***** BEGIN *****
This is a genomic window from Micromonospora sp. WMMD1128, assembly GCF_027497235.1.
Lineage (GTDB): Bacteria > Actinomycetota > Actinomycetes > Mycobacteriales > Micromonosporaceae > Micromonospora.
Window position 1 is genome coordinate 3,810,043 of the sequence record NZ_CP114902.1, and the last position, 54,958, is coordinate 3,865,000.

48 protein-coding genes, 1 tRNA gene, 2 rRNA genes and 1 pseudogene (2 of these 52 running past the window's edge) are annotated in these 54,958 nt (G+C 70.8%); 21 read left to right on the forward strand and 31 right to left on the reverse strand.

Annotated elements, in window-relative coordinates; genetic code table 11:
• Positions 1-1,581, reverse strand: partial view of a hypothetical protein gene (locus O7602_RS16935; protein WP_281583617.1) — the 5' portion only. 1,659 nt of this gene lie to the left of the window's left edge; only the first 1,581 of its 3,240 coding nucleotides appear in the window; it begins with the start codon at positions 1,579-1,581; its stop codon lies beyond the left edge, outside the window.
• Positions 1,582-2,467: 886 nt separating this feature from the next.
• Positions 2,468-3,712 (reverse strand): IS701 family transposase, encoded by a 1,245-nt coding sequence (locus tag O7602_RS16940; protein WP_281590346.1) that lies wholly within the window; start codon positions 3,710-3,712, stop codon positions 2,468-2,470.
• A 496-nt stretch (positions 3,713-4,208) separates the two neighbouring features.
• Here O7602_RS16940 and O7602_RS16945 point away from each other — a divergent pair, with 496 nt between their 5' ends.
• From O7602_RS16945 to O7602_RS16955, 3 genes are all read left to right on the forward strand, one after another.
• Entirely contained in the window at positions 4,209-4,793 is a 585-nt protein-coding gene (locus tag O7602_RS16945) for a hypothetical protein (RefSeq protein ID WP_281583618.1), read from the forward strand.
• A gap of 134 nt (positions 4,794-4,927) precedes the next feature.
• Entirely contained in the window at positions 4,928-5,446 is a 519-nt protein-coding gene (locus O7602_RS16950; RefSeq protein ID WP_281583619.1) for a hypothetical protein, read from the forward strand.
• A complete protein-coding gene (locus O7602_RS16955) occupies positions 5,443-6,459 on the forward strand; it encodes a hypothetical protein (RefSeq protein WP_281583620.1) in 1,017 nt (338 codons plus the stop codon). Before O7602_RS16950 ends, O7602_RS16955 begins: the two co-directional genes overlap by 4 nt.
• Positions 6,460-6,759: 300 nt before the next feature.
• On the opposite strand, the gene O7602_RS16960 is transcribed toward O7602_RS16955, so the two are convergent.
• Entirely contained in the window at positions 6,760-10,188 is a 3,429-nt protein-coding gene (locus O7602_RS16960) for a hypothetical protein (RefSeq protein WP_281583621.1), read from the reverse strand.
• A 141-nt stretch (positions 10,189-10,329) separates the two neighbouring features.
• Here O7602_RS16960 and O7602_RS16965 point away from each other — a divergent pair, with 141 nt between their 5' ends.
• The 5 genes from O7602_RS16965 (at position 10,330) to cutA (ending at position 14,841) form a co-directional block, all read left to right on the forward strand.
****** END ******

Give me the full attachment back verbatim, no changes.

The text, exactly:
This is a genomic window from Micromonospora sp. WMMD1128, assembly GCF_027497235.1.
Lineage (GTDB): Bacteria > Actinomycetota > Actinomycetes > Mycobacteriales > Micromonosporaceae > Micromonospora.
Window position 1 is genome coordinate 3,810,043 of the sequence record NZ_CP114902.1, and the last position, 54,958, is coordinate 3,865,000.

48 protein-coding genes, 1 tRNA gene, 2 rRNA genes and 1 pseudogene (2 of these 52 running past the window's edge) are annotated in these 54,958 nt (G+C 70.8%); 21 read left to right on the forward strand and 31 right to left on the reverse strand.

Annotated elements, in window-relative coordinates; genetic code table 11:
• Positions 1-1,581, reverse strand: partial view of a hypothetical protein gene (locus O7602_RS16935; protein WP_281583617.1) — the 5' portion only. 1,659 nt of this gene lie to the left of the window's left edge; only the first 1,581 of its 3,240 coding nucleotides appear in the window; it begins with the start codon at positions 1,579-1,581; its stop codon lies beyond the left edge, outside the window.
• Positions 1,582-2,467: 886 nt separating this feature from the next.
• Positions 2,468-3,712 (reverse strand): IS701 family transposase, encoded by a 1,245-nt coding sequence (locus tag O7602_RS16940; protein WP_281590346.1) that lies wholly within the window; start codon positions 3,710-3,712, stop codon positions 2,468-2,470.
• A 496-nt stretch (positions 3,713-4,208) separates the two neighbouring features.
• Here O7602_RS16940 and O7602_RS16945 point away from each other — a divergent pair, with 496 nt between their 5' ends.
• From O7602_RS16945 to O7602_RS16955, 3 genes are all read left to right on the forward strand, one after another.
• Entirely contained in the window at positions 4,209-4,793 is a 585-nt protein-coding gene (locus tag O7602_RS16945) for a hypothetical protein (RefSeq protein ID WP_281583618.1), read from the forward strand.
• A gap of 134 nt (positions 4,794-4,927) precedes the next feature.
• Entirely contained in the window at positions 4,928-5,446 is a 519-nt protein-coding gene (locus O7602_RS16950; RefSeq protein ID WP_281583619.1) for a hypothetical protein, read from the forward strand.
• A complete protein-coding gene (locus O7602_RS16955) occupies positions 5,443-6,459 on the forward strand; it encodes a hypothetical protein (RefSeq protein WP_281583620.1) in 1,017 nt (338 codons plus the stop codon). Before O7602_RS16950 ends, O7602_RS16955 begins: the two co-directional genes overlap by 4 nt.
• Positions 6,460-6,759: 300 nt before the next feature.
• On the opposite strand, the gene O7602_RS16960 is transcribed toward O7602_RS16955, so the two are convergent.
• Entirely contained in the window at positions 6,760-10,188 is a 3,429-nt protein-coding gene (locus O7602_RS16960) for a hypothetical protein (RefSeq protein WP_281583621.1), read from the reverse strand.
• A 141-nt stretch (positions 10,189-10,329) separates the two neighbouring features.
• Here O7602_RS16960 and O7602_RS16965 point away from each other — a divergent pair, with 141 nt between their 5' ends.
• The 5 genes from O7602_RS16965 (at position 10,330) to cutA (ending at position 14,841) form a co-directional block, all read left to right on the forward strand.